VELEZ-MITCHELL: Oh, but Heather Hansen -- hold on.



SILBER: Whoa, whoa, whoa.

VELEZ-MITCHELL: Go ahead. Go ahead.

HANSEN: The problem is that there is a gag order on this case. So we don`t know if there`s been new evidence presented. I`m hearing through some of the Twitter feeds that I see that there`s a smoking gun on the defense side that`s going to come out tomorrow to prove that Andrea was not culpable in this murder.

So you have to remember that. The other thing --

MURPHY: Oh please.

HANSEN: Jane -- you don`t know. There`s a gag order. You don`t know.

JAY ABT, ATTORNEY: I talked to the district attorney`s office --


MURPHY: I know the evidence proves that --


VELEZ-MITCHELL: All right. All right. Listen -- it all boils down to this. What is the evidence that prosecutors have that Andrea allegedly orchestrated her husband`s murder?

Now here`s what cops say they have on her. Hemy shot Rusty just after 9:00 a.m. on November 10th, 2010. In the next two hours, Andrea allegedly calls and/or texts Hemy about half a dozen times and Hemy calls Andrea. His calls to her lasts 42 seconds. So there`s a lot of communication between the shooter and the victim`s wife at this crucial time right around the shooting.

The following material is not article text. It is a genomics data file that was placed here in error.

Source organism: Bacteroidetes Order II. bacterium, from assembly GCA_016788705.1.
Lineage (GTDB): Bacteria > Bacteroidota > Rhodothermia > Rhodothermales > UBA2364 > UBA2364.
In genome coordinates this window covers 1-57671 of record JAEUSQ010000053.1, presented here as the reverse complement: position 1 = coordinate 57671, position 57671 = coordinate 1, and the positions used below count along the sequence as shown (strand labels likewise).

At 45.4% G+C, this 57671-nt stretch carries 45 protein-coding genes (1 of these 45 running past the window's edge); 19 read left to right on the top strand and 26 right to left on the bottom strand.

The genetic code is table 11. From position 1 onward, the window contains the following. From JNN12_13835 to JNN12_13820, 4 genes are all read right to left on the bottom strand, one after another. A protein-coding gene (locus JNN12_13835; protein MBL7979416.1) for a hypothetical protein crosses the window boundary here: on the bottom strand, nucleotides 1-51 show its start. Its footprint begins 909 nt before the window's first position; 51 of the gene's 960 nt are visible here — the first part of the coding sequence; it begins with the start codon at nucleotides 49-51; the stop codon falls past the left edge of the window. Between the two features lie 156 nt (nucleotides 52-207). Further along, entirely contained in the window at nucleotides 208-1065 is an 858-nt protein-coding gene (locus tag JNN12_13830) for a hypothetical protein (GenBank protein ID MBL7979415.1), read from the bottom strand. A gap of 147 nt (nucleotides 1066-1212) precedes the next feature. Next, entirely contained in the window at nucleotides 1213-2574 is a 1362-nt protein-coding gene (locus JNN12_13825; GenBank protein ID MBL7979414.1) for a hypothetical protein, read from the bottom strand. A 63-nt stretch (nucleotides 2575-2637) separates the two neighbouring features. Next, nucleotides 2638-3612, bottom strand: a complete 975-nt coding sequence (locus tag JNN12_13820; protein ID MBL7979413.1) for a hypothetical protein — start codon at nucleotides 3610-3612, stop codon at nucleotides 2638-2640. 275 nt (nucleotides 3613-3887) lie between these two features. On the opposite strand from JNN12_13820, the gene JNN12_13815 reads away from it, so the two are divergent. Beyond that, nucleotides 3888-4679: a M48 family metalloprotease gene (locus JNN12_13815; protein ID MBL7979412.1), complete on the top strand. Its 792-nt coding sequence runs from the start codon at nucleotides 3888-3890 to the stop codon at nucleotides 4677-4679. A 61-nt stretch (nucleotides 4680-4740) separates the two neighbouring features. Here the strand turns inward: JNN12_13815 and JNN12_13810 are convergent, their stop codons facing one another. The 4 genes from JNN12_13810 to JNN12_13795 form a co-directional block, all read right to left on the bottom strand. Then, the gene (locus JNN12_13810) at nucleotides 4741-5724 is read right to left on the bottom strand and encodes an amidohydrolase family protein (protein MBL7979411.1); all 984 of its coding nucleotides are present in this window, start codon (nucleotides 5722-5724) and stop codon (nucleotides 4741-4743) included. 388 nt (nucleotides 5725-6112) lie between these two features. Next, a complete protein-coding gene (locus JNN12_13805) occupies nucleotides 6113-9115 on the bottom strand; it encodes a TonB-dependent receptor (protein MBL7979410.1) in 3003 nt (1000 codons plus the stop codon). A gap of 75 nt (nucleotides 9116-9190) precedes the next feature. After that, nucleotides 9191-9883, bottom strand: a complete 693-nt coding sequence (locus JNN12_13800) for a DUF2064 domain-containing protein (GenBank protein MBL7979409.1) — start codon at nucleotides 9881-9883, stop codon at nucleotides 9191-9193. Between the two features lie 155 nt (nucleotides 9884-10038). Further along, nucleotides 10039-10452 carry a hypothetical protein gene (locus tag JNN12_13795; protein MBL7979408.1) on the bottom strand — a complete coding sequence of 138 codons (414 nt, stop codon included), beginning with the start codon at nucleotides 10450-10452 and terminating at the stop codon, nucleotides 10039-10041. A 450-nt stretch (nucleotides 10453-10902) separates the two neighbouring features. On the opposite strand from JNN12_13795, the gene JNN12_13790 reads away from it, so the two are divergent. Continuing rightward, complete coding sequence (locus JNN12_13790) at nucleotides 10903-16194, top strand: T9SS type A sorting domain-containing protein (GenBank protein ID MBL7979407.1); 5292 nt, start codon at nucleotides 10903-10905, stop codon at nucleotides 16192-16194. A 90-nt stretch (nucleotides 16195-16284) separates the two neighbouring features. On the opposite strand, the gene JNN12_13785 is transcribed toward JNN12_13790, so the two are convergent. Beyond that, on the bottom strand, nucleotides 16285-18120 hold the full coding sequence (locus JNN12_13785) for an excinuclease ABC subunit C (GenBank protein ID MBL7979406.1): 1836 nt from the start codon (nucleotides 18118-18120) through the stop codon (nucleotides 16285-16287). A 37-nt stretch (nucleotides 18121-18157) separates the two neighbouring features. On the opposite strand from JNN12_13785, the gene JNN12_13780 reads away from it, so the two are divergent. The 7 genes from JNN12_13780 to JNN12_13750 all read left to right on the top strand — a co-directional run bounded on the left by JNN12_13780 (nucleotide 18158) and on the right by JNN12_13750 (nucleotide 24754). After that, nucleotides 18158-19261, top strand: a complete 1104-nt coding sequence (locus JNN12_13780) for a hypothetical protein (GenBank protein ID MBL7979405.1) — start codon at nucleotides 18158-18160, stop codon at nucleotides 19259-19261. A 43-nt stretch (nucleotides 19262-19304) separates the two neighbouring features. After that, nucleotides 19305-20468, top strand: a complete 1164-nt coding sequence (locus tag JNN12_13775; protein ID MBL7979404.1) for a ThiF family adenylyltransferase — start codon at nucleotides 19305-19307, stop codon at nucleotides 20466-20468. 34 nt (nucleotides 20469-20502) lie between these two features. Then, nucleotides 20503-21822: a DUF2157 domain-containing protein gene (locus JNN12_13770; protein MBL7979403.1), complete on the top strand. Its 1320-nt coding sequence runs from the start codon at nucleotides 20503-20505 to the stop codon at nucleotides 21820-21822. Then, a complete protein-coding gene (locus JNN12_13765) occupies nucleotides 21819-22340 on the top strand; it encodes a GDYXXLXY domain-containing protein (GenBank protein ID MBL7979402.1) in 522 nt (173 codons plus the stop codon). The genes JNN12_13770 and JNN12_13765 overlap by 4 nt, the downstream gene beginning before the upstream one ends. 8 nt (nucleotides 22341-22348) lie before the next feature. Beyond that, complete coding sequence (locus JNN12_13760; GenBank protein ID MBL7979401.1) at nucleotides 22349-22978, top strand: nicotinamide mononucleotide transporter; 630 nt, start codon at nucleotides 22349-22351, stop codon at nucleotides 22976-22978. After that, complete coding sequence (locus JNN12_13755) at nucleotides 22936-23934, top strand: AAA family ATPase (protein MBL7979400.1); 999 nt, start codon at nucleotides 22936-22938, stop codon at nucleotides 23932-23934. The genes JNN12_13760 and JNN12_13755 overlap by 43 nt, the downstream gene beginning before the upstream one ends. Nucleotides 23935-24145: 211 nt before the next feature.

But she fails to call her husband even once, and she was questioned about that on the stand. Listen to this.


UNIDENTIFIED MALE: From leaving work to being at the day care, I think you said you presumed or they indicated that something had happened to Rusty.


UNIDENTIFIED MALE: How many times did you call Rusty?



SNEIDERMAN: Zero times.

UNIDENTIFIED MALE: Why didn`t you call?

SNEIDERMAN: Because they just told me something had happened to Rusty. What are the chances that he is going to be answering his cell phone?


VELEZ-MITCHELL: So here`s the key, Andrea tells her former best friend, Shayna Citron, that Rusty had been shot before Andrea was told by anybody that he had been shot. How did she know her husband had been gunned down?

Shayna actually says this bizarre hug in court following her testimony was an attempt to intimidate her. So back out to "The Lion`s Den" -- listen Jay Abt, you represent her former BFF. You just heard the evidence. Is that enough to convict? Because let me tell you something, she says that I have a lot of reasons for calling my boss if something happened to my husband.